- By Ellen Prager

Sex, Drugs, and Sea Slime: The Oceans' Oddest Creatures and Why They Matter

  • Title: Sex, Drugs, and Sea Slime: The Oceans' Oddest Creatures and Why They Matter
  • Author: Ellen Prager
  • ISBN: 9780226678726
  • Page: 437
  • Format: Hardcover
  • Sex Drugs and Sea Slime The Oceans Oddest Creatures and Why They Matter When viewed from a quiet beach the ocean with its rolling waves and vast expanse can seem calm even serene But hidden beneath the seaand reminding us of the need to protect it

    When viewed from a quiet beach, the ocean, with its rolling waves and vast expanse, can seem calm, even serene But hidden beneath the seaand reminding us of the need to protect it.

    1 thought on “Sex, Drugs, and Sea Slime: The Oceans' Oddest Creatures and Why They Matter

    1. Prager takes a tack in this book that I've been noticing more frequently in non-fiction books. Each chapter ends in a section basically called (to paraphrase) "Who Give A Fuck?"¹ This details the human uses, or potential uses, of the organism being discussed e.g. "In Korea, the deslimed skin of hagfishes is used to make 'eel skin' products such as handbags, shoes, wallets and briefcases" (p. 30).Presumably this is what readers want and therefore how publishers direct writers to approach the mat [...]

    2. In a world in which what most people know about science could be nestled comfortably inside a toothpaste cap, Prager joins the ranks of such “popularizers” and “divulgators” of the arcane and mysterious “ologies” as E.O. Wilson, Lewis Thomas, Stephen Jay Gould, and even, in his way, Farley Mowatt. In other words, with writers like these for colleagues, popular-science writers face a bar that is set fairly high. Prager, however, doesn’t even bother to stretch. As her title suggests, [...]

    3. I eagerly awaited for this book to come in to the library, as I adore weird sea creatures. They give credence to the ideas that the world is full of wonders, and science can be crazy interesting. I unfortunately found this book a bit of a disappointment. There were, indeed, many wondrous creatures to behold. Sea cucumbers can apparently eject their inner organs when threatened. Hagfish emit an astonishing amount of slime. And don’t even get me started on sea stars, whose many sucker-filled arm [...]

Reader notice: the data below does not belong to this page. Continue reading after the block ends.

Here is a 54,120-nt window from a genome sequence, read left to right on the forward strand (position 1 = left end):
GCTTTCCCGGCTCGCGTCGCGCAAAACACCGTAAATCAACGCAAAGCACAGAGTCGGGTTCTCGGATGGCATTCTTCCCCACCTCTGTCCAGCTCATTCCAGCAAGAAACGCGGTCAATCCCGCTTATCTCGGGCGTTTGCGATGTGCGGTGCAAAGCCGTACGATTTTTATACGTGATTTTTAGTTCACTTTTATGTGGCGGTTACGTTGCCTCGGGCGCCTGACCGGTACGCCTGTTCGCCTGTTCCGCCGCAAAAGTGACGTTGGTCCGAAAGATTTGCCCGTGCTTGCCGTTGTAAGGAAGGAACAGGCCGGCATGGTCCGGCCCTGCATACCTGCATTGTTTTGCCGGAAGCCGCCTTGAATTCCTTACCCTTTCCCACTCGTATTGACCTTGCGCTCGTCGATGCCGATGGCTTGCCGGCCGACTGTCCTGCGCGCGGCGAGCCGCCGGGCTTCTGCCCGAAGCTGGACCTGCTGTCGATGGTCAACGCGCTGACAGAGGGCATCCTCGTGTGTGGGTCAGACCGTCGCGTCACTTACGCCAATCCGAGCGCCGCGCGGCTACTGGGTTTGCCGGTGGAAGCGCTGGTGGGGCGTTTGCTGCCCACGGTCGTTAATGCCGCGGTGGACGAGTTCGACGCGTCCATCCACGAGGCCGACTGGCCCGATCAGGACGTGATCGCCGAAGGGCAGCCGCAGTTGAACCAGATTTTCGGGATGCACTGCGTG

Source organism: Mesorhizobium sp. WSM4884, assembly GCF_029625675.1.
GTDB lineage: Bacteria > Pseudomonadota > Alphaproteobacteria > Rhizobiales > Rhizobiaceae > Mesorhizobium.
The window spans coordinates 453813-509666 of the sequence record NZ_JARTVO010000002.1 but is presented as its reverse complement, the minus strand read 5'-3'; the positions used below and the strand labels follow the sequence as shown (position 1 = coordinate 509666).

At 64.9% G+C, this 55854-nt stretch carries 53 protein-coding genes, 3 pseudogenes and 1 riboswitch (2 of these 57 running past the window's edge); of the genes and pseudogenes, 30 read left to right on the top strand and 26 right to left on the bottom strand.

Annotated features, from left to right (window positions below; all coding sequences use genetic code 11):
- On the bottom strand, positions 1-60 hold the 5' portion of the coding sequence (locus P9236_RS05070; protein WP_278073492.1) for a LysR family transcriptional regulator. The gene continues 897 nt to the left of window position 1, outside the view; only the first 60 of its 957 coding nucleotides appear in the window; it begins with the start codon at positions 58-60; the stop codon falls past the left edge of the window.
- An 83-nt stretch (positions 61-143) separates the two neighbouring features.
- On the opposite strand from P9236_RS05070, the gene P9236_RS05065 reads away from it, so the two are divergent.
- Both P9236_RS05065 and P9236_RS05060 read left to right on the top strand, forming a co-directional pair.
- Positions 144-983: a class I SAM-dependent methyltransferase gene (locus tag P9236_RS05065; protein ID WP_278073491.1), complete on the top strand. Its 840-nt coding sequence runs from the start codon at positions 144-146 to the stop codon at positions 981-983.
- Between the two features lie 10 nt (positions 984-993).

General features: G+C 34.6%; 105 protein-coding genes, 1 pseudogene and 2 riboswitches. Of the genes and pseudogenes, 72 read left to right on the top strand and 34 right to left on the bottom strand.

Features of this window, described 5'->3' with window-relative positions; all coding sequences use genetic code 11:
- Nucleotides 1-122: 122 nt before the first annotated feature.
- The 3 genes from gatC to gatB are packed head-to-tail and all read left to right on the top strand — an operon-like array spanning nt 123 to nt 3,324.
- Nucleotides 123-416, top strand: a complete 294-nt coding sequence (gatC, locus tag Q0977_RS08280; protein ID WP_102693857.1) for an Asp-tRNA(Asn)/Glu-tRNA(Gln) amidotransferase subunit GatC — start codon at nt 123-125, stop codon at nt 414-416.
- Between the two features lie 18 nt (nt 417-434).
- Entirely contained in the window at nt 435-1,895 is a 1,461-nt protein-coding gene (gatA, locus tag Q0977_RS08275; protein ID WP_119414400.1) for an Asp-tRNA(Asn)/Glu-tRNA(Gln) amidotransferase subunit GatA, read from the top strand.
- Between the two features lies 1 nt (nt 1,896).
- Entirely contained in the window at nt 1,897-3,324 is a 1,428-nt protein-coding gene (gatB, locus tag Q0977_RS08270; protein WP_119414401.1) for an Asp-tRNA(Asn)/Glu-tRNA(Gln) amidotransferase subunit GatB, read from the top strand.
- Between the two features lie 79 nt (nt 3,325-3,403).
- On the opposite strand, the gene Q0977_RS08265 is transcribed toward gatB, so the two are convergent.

4. I hated this book! It kept me from doing my homework, I wasn't even able to eat (and that's hard). I couldn’t put it down for a single second.This book focused on several marine organisms, from the smartest of cephalopods to the stinging cnidarians. I loved how at the end of each chapter the author wrote why these organisms were important and how they affected us. The writer has an amazing sense of humor, thus the title, Sex Drugs and Sea slime. She is a very creative author when introducing [...]

    5. I love it; this is, in fact, my second reading. It's probably not everybody's cup of mucus, but if you'd like to learn more about some of the odder creatures of the ocean, with plenty of facts and tons of slime, but with a gentle humor to keep it from being a dry, scholarly experience, then this is your book. Prager admits she threw in the sex because everybody wants to read about sex, but it's not a tease - she tells you in family-friendly scientific prose about the mating behaviors of each ani [...]

    6. Despite the promising title, I didn't actually finish this book. I'm kind of surprised that it was put out by University of Chicago Press. Like, it's all factual I'm sure, but the writing is very repetitive and none of the information has stayed with me. Basically, she'll take a sea creature, tell you what it looks like, any distinguishing features/behaviors that it has, tell you how it mates, and bring up some use that modern medicine has found for it. Over and over. It's just uninspired. Peter [...]

    7. There's a lot of really fascinating stuff in here, but does this book need more pictures! Prager goes through long explanations of what these weird creatures look like, but a picture would really do the job better. Anyway, her love of weird creatures is evident, and there's a ton of fascinating stuff. But there's also some rather mundane stuff, and the "what's important about these creatures" in every chapter gets a little repetitive--food chain, possible pharmaceuticals, blah blah. I would real [...]